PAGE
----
• $$\mathbb E_\pi[G_{t+1} \mid S_t=s,A_t=a,S_{t+1}=s']$$
• $$\sum_g g \Pr(G_{t+1}=g \mid S_t=s,A_t=a,S_{t+1}=s')$$ (definition of expected value)
• $$\sum_g g \sum_{a'} \Pr(G_{t+1}=g,A_{t+1}=a' \mid S_t=s,A_t=a,S_{t+1}=s')$$ (law of total probability)
• $$\sum_g g \sum_{a'} \Pr(G_{t+1}=g \mid S_t=s,A_t=a,S_{t+1}=s',A_{t+1}=a')\pi(a'\mid s')$$
• (definition of conditional probability)
• $$\sum_g g \sum_{a'} \Pr(G_{t+1}=g \mid S_{t+1}=s',A_{t+1}=a')\pi(a'\mid s')$$ (Markov property)
• $$\sum_g g \sum_{a'} \Pr(G_{t+1}=g,A_{t+1}=a' \mid S_{t+1}=s')$$ (definition of conditional probability)
• $$\sum_g g \Pr(G_{t+1}=g\mid S_{t+1}=s')$$ (law of total probability)
• $$\mathbb E_\pi[G_{t+1} \mid S_{t+1}=s']$$ (definition of expected value)

Is this reasoning valid?

My other confusion is that, supposing $$\mathbb E_\pi[G_{t+1} \mid S_t=s,A_t=a,S_{t+1}=s'] = \mathbb E_\pi[G_{t+1} \mid S_{t+1}=s']$$, it seems like we could also say that $$\mathbb E_\pi[R_t\mid S_{t-1}=s,A_{t-1}=a,S_t=s'] = \mathbb E_\pi[R_t \mid S_t=s']$$. But if that's the case, I'm confused about why Sutton and Barto derive an expression for $$r(s,a,s'):=\mathbb E_\pi[R_t\mid S_{t-1}=s,A_{t-1}=a,S_t=s']$$ rather than one for $$r(s')$$ (which can be defined to equal $$\mathbb E_\pi[R_t\mid S_t=s']$$). In other words my question is something like "if the $$s$$ and $$a$$ in $$r(s,a,s')$$ don't matter, why include them in the notation?"

Is this reasoning valid?

I think this is correct.

My other confusion is that, supposing $$\mathbb E_\pi[G_{t+1} \mid S_t=s,A_t=a,S_{t+1}=s'] = \mathbb E_\pi[G_{t+1} \mid S_{t+1}=s']$$, it seems like we could also say that $$\mathbb E_\pi[R_t\mid S_{t-1}=s,A_{t-1}=a,S_t=s'] = \mathbb E_\pi[R_t \mid S_t=s']$$.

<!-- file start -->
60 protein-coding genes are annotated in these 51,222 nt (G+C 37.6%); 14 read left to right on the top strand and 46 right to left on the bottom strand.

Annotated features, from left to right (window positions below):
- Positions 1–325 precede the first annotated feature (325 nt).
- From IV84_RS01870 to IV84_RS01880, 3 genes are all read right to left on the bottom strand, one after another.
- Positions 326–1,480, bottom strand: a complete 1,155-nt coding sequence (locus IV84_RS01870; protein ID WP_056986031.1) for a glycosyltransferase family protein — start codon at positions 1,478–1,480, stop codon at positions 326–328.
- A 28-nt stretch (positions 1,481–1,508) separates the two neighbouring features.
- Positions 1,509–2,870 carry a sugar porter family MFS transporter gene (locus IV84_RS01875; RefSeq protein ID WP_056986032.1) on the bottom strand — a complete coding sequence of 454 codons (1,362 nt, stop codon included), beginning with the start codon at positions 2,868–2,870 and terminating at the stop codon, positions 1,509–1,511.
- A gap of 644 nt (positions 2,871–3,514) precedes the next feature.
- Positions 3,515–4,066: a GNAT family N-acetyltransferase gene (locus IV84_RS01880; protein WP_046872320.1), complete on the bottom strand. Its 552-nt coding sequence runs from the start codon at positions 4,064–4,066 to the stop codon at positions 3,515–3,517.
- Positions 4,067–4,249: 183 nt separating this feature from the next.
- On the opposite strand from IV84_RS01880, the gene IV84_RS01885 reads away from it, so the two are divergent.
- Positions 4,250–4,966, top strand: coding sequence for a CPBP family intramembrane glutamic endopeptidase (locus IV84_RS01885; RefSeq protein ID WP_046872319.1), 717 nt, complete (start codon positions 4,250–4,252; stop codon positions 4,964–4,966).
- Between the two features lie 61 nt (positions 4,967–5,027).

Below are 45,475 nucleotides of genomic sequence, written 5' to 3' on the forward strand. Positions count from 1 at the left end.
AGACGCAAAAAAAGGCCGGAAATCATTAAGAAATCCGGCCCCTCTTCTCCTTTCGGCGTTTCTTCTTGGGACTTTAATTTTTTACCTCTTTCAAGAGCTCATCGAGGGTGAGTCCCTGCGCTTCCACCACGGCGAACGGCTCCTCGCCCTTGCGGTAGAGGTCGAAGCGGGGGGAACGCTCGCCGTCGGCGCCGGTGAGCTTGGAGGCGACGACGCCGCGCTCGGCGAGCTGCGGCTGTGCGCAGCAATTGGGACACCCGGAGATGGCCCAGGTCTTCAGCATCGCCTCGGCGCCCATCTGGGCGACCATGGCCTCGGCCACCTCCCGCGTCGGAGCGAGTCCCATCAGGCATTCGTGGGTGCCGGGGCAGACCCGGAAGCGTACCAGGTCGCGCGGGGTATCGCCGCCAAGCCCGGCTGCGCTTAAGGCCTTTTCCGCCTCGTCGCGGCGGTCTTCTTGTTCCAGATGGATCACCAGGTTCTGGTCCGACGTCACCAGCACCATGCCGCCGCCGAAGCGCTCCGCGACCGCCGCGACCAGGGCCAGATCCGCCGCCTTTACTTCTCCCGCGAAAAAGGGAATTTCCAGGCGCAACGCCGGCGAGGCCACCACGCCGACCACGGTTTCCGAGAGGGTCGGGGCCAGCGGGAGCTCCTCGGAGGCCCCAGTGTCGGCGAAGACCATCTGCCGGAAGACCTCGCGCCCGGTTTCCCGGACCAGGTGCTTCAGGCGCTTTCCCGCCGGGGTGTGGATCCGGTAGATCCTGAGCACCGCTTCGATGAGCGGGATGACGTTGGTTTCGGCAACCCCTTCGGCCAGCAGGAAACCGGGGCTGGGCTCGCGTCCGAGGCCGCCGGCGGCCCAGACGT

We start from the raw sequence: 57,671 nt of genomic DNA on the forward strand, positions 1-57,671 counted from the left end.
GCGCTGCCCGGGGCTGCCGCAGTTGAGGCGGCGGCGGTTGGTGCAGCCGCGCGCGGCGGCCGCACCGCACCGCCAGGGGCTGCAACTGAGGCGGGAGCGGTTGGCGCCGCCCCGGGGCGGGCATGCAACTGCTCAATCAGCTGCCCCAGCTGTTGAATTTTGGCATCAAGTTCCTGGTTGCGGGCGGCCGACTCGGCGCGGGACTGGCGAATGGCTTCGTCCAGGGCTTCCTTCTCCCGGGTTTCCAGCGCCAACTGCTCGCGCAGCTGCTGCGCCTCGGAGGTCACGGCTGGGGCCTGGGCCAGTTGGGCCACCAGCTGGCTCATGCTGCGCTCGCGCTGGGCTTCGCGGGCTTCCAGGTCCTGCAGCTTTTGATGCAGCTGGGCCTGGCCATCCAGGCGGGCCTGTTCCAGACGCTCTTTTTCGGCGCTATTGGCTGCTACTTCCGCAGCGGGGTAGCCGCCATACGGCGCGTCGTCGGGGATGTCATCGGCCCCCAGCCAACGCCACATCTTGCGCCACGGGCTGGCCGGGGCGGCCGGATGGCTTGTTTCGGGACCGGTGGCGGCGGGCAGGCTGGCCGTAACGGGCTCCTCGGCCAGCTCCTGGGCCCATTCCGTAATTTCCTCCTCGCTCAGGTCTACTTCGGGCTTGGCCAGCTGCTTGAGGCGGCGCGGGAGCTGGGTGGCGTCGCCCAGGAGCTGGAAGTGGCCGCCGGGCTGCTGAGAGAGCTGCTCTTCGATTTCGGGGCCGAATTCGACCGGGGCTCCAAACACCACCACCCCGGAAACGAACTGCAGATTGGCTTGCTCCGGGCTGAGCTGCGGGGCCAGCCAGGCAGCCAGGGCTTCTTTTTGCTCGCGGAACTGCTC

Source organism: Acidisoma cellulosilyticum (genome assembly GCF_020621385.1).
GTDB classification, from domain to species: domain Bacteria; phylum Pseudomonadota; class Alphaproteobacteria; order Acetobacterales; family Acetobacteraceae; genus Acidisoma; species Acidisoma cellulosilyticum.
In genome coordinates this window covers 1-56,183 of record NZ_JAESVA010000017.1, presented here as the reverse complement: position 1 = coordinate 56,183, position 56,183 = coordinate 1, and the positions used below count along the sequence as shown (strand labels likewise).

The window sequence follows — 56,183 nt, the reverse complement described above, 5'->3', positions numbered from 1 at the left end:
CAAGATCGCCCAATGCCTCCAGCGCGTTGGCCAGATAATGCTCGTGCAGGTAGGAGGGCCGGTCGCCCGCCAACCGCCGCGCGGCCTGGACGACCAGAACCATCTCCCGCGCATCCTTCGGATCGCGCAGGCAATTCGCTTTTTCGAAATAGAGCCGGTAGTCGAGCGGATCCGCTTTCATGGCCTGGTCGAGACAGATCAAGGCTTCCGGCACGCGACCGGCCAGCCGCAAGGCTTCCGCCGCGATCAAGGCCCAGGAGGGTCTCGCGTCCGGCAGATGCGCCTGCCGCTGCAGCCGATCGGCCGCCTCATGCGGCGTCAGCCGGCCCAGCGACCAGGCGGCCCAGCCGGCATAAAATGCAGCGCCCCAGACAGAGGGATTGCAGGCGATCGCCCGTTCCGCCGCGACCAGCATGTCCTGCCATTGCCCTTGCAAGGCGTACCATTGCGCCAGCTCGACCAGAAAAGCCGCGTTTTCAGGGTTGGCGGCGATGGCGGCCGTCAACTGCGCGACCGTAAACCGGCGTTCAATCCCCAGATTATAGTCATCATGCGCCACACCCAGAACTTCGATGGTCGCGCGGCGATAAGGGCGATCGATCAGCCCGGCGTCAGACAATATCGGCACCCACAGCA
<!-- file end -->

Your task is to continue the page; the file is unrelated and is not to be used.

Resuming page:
I think my confusion was that I was forgetting that $$G_{t+1}$$ actually starts at $$R_{t+2}$$, i.e. $$G_{t+1} = R_{t+2} + \gamma R_{t+3} + \cdots$$. So I think we could say $$\mathbb E_\pi[R_{t+2} \mid S_t=s,A_t=a,S_{t+1}=s'] = \mathbb E_\pi[R_{t+2} \mid S_{t+1}=s']$$, which, shifting the time index down by one, is the same as $$\mathbb E_\pi[R_{t+1} \mid S_{t-1}=s,A_{t-1}=a,S_t=s'] = \mathbb E_\pi[R_{t+1} \mid S_t=s']$$. But we can't say $$\mathbb E_\pi[R_t\mid S_{t-1}=s,A_{t-1}=a,S_t=s'] = \mathbb E_\pi[R_t \mid S_t=s']$$ which is why Sutton and Barto want to derive the expression for $$r(s,a,s')$$.

If I was doing the exercise today, I would do it like this:

$$q_\pi(s,a) := \mathbb E_\pi[G_t \mid S_t=s, A_t=a]$$ becomes:

• $$\sum_g g \Pr(G_t = g\mid S_t=s, A_t=a)$$ (definition of expectation)
• $$\sum_g g \sum_{s'} \Pr(G_t=g, S_{t+1}=s' \mid S_t=s, A_t=a)$$ (law of total probability)